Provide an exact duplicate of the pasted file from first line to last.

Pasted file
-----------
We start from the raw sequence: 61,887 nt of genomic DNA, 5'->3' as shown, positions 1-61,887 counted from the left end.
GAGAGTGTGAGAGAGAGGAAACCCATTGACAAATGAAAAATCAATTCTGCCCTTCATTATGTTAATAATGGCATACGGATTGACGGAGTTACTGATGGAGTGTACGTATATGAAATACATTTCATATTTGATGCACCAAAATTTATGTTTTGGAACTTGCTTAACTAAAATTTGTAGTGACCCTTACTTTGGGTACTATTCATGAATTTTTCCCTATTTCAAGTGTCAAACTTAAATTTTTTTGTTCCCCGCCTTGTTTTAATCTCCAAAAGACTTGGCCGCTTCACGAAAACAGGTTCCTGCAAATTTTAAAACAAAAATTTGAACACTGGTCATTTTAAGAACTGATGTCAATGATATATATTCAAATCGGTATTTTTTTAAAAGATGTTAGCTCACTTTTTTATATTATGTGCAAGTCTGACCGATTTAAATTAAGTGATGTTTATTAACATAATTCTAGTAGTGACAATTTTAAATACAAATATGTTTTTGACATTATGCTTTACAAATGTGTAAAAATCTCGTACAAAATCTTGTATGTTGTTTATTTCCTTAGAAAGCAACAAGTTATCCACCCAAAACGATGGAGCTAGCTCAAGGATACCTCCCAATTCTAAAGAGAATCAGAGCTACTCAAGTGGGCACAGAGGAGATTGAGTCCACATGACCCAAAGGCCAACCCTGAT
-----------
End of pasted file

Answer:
We start from the raw sequence: 61,887 nt of genomic DNA, 5'->3' as shown, positions 1-61,887 counted from the left end.
GAGAGTGTGAGAGAGAGGAAACCCATTGACAAATGAAAAATCAATTCTGCCCTTCATTATGTTAATAATGGCATACGGATTGACGGAGTTACTGATGGAGTGTACGTATATGAAATACATTTCATATTTGATGCACCAAAATTTATGTTTTGGAACTTGCTTAACTAAAATTTGTAGTGACCCTTACTTTGGGTACTATTCATGAATTTTTCCCTATTTCAAGTGTCAAACTTAAATTTTTTTGTTCCCCGCCTTGTTTTAATCTCCAAAAGACTTGGCCGCTTCACGAAAACAGGTTCCTGCAAATTTTAAAACAAAAATTTGAACACTGGTCATTTTAAGAACTGATGTCAATGATATATATTCAAATCGGTATTTTTTTAAAAGATGTTAGCTCACTTTTTTATATTATGTGCAAGTCTGACCGATTTAAATTAAGTGATGTTTATTAACATAATTCTAGTAGTGACAATTTTAAATACAAATATGTTTTTGACATTATGCTTTACAAATGTGTAAAAATCTCGTACAAAATCTTGTATGTTGTTTATTTCCTTAGAAAGCAACAAGTTATCCACCCAAAACGATGGAGCTAGCTCAAGGATACCTCCCAATTCTAAAGAGAATCAGAGCTACTCAAGTGGGCACAGAGGAGATTGAGTCCACATGACCCAAAGGCCAACCCTGAT